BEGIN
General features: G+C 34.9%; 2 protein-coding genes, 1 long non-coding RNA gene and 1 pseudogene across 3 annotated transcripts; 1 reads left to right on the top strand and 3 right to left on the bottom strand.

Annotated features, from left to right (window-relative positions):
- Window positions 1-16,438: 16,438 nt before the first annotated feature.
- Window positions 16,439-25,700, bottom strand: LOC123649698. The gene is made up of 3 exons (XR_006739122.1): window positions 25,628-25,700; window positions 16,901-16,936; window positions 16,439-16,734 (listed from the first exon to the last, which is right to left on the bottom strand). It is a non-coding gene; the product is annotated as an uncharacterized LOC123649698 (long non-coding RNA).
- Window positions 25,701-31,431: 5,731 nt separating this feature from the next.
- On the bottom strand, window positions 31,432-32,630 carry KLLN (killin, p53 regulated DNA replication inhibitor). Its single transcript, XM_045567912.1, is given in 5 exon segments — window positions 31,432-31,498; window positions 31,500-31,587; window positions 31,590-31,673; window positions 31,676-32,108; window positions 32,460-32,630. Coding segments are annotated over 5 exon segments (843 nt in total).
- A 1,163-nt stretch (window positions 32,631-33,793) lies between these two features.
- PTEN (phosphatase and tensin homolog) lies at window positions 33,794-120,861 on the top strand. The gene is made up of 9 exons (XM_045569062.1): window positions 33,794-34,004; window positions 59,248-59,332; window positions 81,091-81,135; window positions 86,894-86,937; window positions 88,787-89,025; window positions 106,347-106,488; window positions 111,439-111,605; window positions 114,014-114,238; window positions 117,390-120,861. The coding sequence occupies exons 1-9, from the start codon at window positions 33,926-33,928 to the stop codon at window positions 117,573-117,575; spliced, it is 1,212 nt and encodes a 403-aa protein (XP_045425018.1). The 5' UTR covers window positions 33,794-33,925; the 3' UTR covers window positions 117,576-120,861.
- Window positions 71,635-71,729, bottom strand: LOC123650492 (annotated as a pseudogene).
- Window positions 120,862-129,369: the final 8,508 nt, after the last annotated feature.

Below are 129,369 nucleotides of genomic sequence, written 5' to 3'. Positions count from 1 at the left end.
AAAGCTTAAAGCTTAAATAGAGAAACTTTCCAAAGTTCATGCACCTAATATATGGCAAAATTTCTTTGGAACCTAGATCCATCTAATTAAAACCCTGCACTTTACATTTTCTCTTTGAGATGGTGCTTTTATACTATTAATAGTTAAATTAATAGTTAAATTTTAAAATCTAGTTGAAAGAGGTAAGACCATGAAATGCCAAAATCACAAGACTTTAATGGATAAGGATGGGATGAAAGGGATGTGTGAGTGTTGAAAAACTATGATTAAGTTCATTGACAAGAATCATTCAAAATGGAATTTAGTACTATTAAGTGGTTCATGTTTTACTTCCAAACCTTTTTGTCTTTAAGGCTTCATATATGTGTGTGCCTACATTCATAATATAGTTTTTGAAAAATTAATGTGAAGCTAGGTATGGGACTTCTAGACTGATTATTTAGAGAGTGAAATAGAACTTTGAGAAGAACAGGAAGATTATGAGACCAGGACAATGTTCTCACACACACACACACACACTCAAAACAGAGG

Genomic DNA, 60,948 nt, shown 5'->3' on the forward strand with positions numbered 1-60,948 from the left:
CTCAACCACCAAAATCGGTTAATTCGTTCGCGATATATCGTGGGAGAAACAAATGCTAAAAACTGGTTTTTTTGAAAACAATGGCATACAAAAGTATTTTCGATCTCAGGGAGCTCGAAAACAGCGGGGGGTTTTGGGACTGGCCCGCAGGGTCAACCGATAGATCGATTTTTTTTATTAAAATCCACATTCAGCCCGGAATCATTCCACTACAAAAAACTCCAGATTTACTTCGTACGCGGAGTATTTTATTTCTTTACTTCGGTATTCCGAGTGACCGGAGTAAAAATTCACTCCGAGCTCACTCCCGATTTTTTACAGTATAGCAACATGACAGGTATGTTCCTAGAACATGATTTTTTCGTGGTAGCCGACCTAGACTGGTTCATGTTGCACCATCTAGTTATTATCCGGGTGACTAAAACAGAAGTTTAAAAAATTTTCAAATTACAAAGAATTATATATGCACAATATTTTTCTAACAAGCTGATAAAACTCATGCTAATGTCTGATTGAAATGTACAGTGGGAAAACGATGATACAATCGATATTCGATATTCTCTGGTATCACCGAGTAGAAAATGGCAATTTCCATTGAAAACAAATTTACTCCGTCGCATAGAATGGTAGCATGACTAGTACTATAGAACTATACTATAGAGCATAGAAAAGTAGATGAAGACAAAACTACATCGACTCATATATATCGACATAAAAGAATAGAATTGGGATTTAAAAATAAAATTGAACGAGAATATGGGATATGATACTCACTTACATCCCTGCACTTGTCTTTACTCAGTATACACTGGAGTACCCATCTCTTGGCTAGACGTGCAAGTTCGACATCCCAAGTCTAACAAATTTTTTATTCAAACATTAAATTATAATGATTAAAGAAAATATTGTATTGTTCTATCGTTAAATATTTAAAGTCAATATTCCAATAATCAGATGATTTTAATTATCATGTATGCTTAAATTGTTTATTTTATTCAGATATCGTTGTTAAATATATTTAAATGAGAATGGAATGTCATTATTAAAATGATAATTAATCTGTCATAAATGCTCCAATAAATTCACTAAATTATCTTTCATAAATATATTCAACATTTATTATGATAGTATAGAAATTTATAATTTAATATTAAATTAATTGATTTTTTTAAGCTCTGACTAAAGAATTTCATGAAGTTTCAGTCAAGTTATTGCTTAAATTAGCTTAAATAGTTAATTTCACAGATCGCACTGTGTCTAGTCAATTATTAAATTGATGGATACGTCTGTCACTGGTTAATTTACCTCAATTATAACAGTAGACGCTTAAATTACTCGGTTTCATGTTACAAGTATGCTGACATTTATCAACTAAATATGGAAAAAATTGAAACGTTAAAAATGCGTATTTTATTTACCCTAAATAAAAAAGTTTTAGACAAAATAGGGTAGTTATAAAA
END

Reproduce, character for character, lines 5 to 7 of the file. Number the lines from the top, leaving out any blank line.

- Window positions 25,701-31,431: 5,731 nt separating this feature from the next.
- On the bottom strand, window positions 31,432-32,630 carry KLLN (killin, p53 regulated DNA replication inhibitor). Its single transcript, XM_045567912.1, is given in 5 exon segments — window positions 31,432-31,498; window positions 31,500-31,587; window positions 31,590-31,673; window positions 31,676-32,108; window positions 32,460-32,630. Coding segments are annotated over 5 exon segments (843 nt in total).
- A 1,163-nt stretch (window positions 32,631-33,793) lies between these two features.